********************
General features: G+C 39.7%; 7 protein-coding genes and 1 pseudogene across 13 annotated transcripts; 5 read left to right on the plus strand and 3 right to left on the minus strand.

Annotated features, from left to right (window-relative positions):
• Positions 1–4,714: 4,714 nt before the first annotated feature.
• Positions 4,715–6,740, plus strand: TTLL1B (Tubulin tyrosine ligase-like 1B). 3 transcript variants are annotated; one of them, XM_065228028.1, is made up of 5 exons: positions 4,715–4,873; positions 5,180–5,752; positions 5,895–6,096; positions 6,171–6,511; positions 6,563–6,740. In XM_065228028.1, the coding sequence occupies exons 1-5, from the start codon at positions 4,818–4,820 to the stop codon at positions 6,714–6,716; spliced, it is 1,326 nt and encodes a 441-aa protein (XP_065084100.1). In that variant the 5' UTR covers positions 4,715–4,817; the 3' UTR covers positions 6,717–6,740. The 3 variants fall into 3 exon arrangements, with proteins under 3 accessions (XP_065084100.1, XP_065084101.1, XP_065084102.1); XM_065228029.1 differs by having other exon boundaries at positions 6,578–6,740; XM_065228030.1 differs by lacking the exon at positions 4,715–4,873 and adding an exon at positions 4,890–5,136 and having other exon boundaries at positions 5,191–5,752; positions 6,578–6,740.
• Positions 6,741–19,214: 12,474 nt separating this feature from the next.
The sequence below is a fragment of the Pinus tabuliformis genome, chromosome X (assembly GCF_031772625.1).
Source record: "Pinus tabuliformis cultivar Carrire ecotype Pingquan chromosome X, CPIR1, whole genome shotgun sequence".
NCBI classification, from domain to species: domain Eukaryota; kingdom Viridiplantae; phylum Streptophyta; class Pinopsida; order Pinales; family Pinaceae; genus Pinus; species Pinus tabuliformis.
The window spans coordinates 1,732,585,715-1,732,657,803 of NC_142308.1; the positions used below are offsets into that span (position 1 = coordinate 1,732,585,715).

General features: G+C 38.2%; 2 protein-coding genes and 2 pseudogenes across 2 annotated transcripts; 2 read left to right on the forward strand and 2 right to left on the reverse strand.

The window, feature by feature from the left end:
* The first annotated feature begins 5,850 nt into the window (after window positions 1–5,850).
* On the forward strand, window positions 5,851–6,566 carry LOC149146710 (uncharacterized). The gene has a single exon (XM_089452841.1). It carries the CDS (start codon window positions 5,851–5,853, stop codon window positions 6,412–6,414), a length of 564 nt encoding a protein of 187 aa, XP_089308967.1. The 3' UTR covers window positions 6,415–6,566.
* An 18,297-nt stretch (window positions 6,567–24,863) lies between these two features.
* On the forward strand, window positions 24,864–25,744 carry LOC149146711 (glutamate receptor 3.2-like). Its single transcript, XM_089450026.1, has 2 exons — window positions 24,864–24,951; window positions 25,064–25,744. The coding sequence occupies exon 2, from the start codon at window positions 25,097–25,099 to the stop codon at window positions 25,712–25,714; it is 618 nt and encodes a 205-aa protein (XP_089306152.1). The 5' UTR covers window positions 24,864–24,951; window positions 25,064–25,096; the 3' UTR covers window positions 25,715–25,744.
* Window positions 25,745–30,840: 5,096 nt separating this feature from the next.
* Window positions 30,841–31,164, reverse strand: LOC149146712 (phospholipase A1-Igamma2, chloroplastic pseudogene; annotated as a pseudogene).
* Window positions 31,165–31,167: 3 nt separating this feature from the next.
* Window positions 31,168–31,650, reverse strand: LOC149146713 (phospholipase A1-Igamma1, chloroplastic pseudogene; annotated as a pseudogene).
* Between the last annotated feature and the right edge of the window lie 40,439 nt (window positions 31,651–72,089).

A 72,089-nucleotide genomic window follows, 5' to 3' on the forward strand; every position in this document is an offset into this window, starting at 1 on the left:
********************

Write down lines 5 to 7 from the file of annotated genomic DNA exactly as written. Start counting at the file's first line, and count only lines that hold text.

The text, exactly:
• Positions 6,741–19,214: 12,474 nt separating this feature from the next.
The sequence below is a fragment of the Pinus tabuliformis genome, chromosome X (assembly GCF_031772625.1).
Source record: "Pinus tabuliformis cultivar Carrire ecotype Pingquan chromosome X, CPIR1, whole genome shotgun sequence".